Can You Pitch Multiple Article Ideas in One Query Letter?
A query letter is effectively a job inquiry. Just for a moment, imagine you’re applying for a receptionist position in a large hotel. Reception work is your preferred choice, but you’ve been out of work for months — and you desperately need a job. Any job. Your inquiry letter goes on to say that if the reception position is filled, you’re more than happy to work as a swimming pool attendant… a waiter… a bar-tender… a cleaner.
You wouldn’t do it, would you?
Pitching a whole bunch of article suggestions to an editor is definitely another one of those Bad Ideas. For starters, a well-thought-out query letter shouldn’t really be any longer than a page.
Taking a scatter-shot approach doesn’t work. Editors don’t have the time (or the inclination) to wade through page after page of suggestions. And if you try cramming a variety of article ideas on to a single page, you won’t have enough space to expand those ideas into fully fleshed-out proposals.
Whether you’ve been traveling at home or overseas, you will almost certainly come back from a trip with a number of article ideas. Why do you have to send them all to one magazine editor? The more you circulate your ideas and proposals, the more chance you have of getting a commission to write the story.
If an editor doesn’t bite at your first proposal, shoot off a second one. If you’ve already got them written out, it’s generally just a case of changing the ‘Dear So-and-So.’
Before getting on to what constitutes a well-thought-out proposal, I want to show you how NOT to do it.
I’ve just returned from a trip to the Gulf of Thailand: the island of Koh Samui and the mainland resort of Pattaya. I’m hoping you will be interested in one or all – of the following ideas for travel articles:
- The 5 best spas on Koh Samui
- Koh Samui’s top 3 beaches and top 3 boat excursions
- A night at Chaweng’s boxing stadium
- Pattaya’s Naughty Nightlife
- 6 places to eat in Pattaya for under $6
I know I’ve got great stories, but what picture does an editor have of any of these activities or places? Absolutely zilch. Quite rightly, my bare-bones ideas are heading straight for the bin.
So let’s take one idea and knock it into some kind of shape. (Sorry, all you love-hungry guys… Lori flatly refuses to let me expand on the Naughty Nightlife proposal.)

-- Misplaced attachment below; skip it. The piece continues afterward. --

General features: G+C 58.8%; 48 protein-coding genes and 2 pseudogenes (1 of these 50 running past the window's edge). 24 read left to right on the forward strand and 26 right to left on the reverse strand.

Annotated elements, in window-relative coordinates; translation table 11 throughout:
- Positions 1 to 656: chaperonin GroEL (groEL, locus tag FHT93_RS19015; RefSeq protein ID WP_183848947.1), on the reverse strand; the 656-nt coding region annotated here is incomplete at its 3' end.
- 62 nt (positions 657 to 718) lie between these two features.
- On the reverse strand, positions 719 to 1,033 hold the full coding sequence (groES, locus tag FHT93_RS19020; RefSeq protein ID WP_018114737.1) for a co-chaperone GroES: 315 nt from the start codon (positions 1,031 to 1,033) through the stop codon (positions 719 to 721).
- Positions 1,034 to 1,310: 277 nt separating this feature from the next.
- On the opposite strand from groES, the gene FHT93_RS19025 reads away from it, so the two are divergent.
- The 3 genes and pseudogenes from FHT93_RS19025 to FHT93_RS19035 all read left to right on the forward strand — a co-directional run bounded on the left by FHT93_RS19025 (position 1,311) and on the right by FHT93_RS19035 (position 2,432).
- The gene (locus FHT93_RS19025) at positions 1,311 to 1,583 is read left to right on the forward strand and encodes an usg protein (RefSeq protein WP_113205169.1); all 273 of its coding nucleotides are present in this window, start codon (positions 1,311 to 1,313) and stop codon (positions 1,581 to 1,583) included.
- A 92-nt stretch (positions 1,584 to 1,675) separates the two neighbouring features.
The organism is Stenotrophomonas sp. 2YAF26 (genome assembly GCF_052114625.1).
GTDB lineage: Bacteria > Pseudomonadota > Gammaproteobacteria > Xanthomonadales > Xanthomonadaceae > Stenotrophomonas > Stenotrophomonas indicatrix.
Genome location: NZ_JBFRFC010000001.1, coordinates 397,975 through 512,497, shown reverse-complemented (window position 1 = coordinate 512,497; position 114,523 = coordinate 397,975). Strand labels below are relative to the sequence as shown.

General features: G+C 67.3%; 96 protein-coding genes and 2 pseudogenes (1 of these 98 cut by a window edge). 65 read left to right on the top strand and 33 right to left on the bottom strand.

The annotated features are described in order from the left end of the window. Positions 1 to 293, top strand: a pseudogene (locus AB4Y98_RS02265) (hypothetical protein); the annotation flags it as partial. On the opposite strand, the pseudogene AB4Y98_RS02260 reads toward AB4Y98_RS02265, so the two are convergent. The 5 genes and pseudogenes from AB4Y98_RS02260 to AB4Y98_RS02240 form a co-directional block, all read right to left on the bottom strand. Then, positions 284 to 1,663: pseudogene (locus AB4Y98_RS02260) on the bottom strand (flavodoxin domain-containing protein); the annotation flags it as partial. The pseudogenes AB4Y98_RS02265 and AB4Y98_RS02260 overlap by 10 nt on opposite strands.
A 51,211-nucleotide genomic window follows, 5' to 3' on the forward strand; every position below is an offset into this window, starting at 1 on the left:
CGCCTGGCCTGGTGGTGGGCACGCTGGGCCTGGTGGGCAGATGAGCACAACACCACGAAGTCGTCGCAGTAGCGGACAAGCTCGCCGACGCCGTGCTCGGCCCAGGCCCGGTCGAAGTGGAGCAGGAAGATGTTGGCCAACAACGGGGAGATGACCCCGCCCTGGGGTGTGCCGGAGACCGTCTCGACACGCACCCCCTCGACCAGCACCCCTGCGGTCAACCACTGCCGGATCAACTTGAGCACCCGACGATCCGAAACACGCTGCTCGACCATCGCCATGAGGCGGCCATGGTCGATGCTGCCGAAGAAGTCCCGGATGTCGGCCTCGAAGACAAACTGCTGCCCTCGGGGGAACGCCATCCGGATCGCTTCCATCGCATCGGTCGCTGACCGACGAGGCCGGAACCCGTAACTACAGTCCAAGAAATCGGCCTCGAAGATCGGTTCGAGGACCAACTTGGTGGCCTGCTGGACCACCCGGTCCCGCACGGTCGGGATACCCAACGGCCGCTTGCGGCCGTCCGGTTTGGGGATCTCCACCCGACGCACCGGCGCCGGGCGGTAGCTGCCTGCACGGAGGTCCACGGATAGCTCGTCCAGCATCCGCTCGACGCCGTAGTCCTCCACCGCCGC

Don’t eat the face mask: Koh Samui’s top five spas
Lying on a massage table in an open-air wooden pavilion, your back is getting stroked and pummeled with bergamot oil. The table has a cut-out hole for your head… designed to let you gaze down into a chalice of floating lotus flowers.
In the Gulf of Thailand, Koh Samui island is designed for hedonism. Coconut palms, white beaches, translucent seas of palest blue and if you had one treatment a day, enough top-class spas to occupy you for a month.
A 90-minute oil massage, a 70-minute facial and 30 minutes in an herbal steam room costs serious money in the States. In the Chedi Spa, this package costs 3,300 baht ($85.60). Set in lush gardens, Chedi is designed like a Thai village, complete with cascading waterfalls, lotus ponds, and a miniature rice paddy.
As well as various massage treatments, there’s an enticing selection of body scrubs and wraps: carrot and papaya, honey and sesame seed, oatmeal and yogurt. Facials are just as mouth-watering natural Thai honey, for example.
The island’s array of spas offer contrasting treatments. I would like to propose an article focusing on five spas where readers can sample these contrasts – and enjoy five-star bliss – for under $100. To illustrate, I can supply a selection of high-quality digital or 35mm slide photographs.
The spa proposal amounts to 226 words. That’s around the kind of length you should aim for. If I gave a similar treatment to my other story ideas, any ‘multiple query letter’ would run into at least 5 pages. And that’s a manuscript, not a letter.
You may be wondering why I haven’t gone into more detail about all five spas. Well, my intention is to whet the editor’s appetiteĶ spark his or her curiosity. In my experience, painting one cameo is good enough. I don’t think it’s necessary to give chapter and verse about every spa I plan to include.
A final thought. It could be that the editor doesn’t have enough space for a 1500 2000 word story on best spas, best restaurants, best hotels or whatever. But if a proposal is interesting and also showcases your writing ability, it’s very likely that you may be asked to write a shorter postcard-style/front-of-book piece.
[Editor’s Note: Learn more about opportunities to profit from your travels (and even from your own home) in our free online newsletter The Right Way to Travel.]